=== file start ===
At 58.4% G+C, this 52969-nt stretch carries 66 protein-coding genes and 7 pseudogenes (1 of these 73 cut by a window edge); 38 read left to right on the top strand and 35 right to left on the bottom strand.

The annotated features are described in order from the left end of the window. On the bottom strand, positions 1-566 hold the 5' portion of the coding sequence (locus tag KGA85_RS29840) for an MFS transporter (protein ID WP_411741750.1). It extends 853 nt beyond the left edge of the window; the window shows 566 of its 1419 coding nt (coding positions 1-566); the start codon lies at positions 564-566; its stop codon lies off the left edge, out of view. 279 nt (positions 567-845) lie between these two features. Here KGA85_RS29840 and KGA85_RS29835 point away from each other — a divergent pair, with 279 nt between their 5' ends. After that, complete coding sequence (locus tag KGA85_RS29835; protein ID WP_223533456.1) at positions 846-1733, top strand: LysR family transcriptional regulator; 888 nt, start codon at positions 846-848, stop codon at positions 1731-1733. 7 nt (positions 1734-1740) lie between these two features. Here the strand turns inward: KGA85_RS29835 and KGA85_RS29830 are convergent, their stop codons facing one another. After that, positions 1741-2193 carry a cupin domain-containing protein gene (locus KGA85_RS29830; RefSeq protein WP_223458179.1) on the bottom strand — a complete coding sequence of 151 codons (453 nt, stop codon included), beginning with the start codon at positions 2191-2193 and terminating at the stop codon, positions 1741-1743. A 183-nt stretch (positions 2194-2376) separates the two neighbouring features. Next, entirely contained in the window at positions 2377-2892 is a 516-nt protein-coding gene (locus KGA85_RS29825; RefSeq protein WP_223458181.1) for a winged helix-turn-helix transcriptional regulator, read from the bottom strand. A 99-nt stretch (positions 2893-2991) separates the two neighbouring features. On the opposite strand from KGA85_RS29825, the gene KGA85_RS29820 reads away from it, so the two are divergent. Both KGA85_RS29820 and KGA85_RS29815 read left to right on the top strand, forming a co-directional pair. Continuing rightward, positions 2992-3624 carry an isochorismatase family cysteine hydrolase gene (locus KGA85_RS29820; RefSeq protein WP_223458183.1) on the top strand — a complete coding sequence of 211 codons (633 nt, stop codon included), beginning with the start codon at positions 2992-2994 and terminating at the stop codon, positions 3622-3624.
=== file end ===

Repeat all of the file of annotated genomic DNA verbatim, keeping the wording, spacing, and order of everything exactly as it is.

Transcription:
At 58.4% G+C, this 52969-nt stretch carries 66 protein-coding genes and 7 pseudogenes (1 of these 73 cut by a window edge); 38 read left to right on the top strand and 35 right to left on the bottom strand.

The annotated features are described in order from the left end of the window. On the bottom strand, positions 1-566 hold the 5' portion of the coding sequence (locus tag KGA85_RS29840) for an MFS transporter (protein ID WP_411741750.1). It extends 853 nt beyond the left edge of the window; the window shows 566 of its 1419 coding nt (coding positions 1-566); the start codon lies at positions 564-566; its stop codon lies off the left edge, out of view. 279 nt (positions 567-845) lie between these two features. Here KGA85_RS29840 and KGA85_RS29835 point away from each other — a divergent pair, with 279 nt between their 5' ends. After that, complete coding sequence (locus tag KGA85_RS29835; protein ID WP_223533456.1) at positions 846-1733, top strand: LysR family transcriptional regulator; 888 nt, start codon at positions 846-848, stop codon at positions 1731-1733. 7 nt (positions 1734-1740) lie between these two features. Here the strand turns inward: KGA85_RS29835 and KGA85_RS29830 are convergent, their stop codons facing one another. After that, positions 1741-2193 carry a cupin domain-containing protein gene (locus KGA85_RS29830; RefSeq protein WP_223458179.1) on the bottom strand — a complete coding sequence of 151 codons (453 nt, stop codon included), beginning with the start codon at positions 2191-2193 and terminating at the stop codon, positions 1741-1743. A 183-nt stretch (positions 2194-2376) separates the two neighbouring features. Next, entirely contained in the window at positions 2377-2892 is a 516-nt protein-coding gene (locus KGA85_RS29825; RefSeq protein WP_223458181.1) for a winged helix-turn-helix transcriptional regulator, read from the bottom strand. A 99-nt stretch (positions 2893-2991) separates the two neighbouring features. On the opposite strand from KGA85_RS29825, the gene KGA85_RS29820 reads away from it, so the two are divergent. Both KGA85_RS29820 and KGA85_RS29815 read left to right on the top strand, forming a co-directional pair. Continuing rightward, positions 2992-3624 carry an isochorismatase family cysteine hydrolase gene (locus KGA85_RS29820; RefSeq protein WP_223458183.1) on the top strand — a complete coding sequence of 211 codons (633 nt, stop codon included), beginning with the start codon at positions 2992-2994 and terminating at the stop codon, positions 3622-3624.